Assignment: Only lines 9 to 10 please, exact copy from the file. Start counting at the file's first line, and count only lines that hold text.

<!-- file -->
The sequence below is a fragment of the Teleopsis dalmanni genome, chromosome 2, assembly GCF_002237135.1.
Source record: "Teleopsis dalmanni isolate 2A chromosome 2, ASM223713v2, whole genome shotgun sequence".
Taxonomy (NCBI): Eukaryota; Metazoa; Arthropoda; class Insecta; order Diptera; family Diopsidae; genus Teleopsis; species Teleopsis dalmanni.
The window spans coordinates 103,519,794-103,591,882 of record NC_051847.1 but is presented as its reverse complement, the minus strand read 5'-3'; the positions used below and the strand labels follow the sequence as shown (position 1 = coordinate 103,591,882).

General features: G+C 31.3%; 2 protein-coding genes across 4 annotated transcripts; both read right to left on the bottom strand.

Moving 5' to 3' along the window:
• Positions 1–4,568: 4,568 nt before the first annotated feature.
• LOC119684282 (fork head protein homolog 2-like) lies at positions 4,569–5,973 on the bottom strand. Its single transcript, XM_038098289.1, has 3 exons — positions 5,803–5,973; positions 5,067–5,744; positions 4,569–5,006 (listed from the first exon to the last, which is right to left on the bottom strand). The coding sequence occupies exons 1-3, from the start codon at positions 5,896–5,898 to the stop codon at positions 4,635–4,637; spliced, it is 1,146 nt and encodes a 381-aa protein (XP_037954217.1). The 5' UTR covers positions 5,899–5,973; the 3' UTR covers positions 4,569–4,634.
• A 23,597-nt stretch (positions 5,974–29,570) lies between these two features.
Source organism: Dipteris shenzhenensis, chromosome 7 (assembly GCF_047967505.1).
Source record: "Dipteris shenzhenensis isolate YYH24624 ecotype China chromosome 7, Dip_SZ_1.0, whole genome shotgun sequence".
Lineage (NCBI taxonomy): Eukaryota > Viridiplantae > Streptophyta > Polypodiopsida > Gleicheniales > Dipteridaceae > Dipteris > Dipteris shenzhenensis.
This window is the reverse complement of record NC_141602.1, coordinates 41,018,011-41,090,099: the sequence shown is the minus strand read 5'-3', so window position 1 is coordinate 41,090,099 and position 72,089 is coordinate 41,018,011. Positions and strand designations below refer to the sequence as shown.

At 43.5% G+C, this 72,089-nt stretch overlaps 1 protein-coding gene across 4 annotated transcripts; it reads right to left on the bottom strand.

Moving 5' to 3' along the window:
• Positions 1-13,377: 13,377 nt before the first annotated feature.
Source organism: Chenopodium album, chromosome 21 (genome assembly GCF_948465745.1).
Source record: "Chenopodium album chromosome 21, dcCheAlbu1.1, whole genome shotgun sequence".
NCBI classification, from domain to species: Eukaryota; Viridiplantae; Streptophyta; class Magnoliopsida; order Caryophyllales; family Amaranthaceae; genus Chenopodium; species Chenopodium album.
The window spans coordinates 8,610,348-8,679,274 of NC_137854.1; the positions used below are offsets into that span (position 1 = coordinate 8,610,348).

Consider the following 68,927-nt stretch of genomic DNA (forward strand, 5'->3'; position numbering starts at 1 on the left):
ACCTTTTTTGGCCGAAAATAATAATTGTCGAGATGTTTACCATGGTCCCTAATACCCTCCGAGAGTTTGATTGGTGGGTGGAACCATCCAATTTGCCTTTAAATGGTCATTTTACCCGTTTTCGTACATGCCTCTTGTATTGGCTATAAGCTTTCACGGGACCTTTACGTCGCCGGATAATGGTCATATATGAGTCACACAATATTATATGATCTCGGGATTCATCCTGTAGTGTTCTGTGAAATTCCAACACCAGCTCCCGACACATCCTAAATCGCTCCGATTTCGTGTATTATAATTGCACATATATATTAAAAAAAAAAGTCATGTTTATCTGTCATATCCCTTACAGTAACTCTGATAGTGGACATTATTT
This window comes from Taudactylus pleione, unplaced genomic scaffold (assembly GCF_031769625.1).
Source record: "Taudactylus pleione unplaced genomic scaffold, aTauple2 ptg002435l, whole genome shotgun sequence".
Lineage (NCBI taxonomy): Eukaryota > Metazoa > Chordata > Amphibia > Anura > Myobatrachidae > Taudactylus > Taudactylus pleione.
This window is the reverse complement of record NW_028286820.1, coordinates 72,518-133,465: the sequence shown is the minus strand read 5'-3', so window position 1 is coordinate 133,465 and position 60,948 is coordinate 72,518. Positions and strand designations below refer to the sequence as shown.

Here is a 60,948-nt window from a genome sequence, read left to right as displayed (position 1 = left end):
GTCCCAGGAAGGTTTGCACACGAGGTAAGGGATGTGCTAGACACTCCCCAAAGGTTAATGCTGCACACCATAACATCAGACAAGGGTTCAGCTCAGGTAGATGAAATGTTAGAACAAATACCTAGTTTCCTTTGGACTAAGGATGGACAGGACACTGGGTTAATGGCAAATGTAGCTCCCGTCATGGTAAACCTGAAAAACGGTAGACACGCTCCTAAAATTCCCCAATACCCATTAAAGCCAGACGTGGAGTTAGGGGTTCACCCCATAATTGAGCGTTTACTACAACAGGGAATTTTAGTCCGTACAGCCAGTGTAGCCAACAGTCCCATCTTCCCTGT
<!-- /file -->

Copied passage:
• A 23,597-nt stretch (positions 5,974–29,570) lies between these two features.
Source organism: Dipteris shenzhenensis, chromosome 7 (assembly GCF_047967505.1).